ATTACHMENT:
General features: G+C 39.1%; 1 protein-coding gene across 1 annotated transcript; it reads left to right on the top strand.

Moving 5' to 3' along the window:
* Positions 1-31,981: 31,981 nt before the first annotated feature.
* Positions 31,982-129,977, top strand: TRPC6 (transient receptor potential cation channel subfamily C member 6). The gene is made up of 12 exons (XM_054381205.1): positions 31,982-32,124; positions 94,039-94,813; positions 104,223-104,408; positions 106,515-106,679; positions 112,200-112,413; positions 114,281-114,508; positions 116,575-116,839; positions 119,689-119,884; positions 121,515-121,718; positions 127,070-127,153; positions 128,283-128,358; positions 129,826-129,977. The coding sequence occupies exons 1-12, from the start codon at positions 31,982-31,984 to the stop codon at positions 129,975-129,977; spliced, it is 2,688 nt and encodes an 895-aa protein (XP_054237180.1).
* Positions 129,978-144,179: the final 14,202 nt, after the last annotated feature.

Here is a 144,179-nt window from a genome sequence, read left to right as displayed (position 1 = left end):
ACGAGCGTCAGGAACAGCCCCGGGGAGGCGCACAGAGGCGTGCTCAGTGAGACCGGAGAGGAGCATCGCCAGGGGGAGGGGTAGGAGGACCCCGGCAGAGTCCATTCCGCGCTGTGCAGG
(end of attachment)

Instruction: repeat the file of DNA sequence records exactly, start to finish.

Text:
General features: G+C 39.1%; 1 protein-coding gene across 1 annotated transcript; it reads left to right on the top strand.

Moving 5' to 3' along the window:
* Positions 1-31,981: 31,981 nt before the first annotated feature.
* Positions 31,982-129,977, top strand: TRPC6 (transient receptor potential cation channel subfamily C member 6). The gene is made up of 12 exons (XM_054381205.1): positions 31,982-32,124; positions 94,039-94,813; positions 104,223-104,408; positions 106,515-106,679; positions 112,200-112,413; positions 114,281-114,508; positions 116,575-116,839; positions 119,689-119,884; positions 121,515-121,718; positions 127,070-127,153; positions 128,283-128,358; positions 129,826-129,977. The coding sequence occupies exons 1-12, from the start codon at positions 31,982-31,984 to the stop codon at positions 129,975-129,977; spliced, it is 2,688 nt and encodes an 895-aa protein (XP_054237180.1).
* Positions 129,978-144,179: the final 14,202 nt, after the last annotated feature.

Here is a 144,179-nt window from a genome sequence, read left to right as displayed (position 1 = left end):
ACGAGCGTCAGGAACAGCCCCGGGGAGGCGCACAGAGGCGTGCTCAGTGAGACCGGAGAGGAGCATCGCCAGGGGGAGGGGTAGGAGGACCCCGGCAGAGTCCATTCCGCGCTGTGCAGG